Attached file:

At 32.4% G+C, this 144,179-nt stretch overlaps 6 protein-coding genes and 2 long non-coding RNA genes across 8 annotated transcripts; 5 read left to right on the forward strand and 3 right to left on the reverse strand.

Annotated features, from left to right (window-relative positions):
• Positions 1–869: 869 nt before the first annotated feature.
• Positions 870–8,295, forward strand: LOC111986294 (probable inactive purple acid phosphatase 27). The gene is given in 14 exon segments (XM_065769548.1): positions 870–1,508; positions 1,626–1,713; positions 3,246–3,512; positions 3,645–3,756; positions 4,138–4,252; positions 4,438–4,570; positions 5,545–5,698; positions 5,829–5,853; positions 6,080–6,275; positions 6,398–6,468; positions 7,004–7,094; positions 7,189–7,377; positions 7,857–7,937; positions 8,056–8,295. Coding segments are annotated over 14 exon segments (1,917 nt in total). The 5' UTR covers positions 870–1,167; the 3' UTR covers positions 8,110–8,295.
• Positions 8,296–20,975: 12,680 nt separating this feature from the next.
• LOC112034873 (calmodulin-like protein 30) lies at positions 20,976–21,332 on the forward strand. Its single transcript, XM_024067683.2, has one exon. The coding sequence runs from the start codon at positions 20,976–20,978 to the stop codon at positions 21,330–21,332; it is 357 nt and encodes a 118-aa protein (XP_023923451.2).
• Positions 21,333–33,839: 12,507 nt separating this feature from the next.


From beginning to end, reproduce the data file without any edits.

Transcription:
At 32.4% G+C, this 144,179-nt stretch overlaps 6 protein-coding genes and 2 long non-coding RNA genes across 8 annotated transcripts; 5 read left to right on the forward strand and 3 right to left on the reverse strand.

Annotated features, from left to right (window-relative positions):
• Positions 1–869: 869 nt before the first annotated feature.
• Positions 870–8,295, forward strand: LOC111986294 (probable inactive purple acid phosphatase 27). The gene is given in 14 exon segments (XM_065769548.1): positions 870–1,508; positions 1,626–1,713; positions 3,246–3,512; positions 3,645–3,756; positions 4,138–4,252; positions 4,438–4,570; positions 5,545–5,698; positions 5,829–5,853; positions 6,080–6,275; positions 6,398–6,468; positions 7,004–7,094; positions 7,189–7,377; positions 7,857–7,937; positions 8,056–8,295. Coding segments are annotated over 14 exon segments (1,917 nt in total). The 5' UTR covers positions 870–1,167; the 3' UTR covers positions 8,110–8,295.
• Positions 8,296–20,975: 12,680 nt separating this feature from the next.
• LOC112034873 (calmodulin-like protein 30) lies at positions 20,976–21,332 on the forward strand. Its single transcript, XM_024067683.2, has one exon. The coding sequence runs from the start codon at positions 20,976–20,978 to the stop codon at positions 21,330–21,332; it is 357 nt and encodes a 118-aa protein (XP_023923451.2).
• Positions 21,333–33,839: 12,507 nt separating this feature from the next.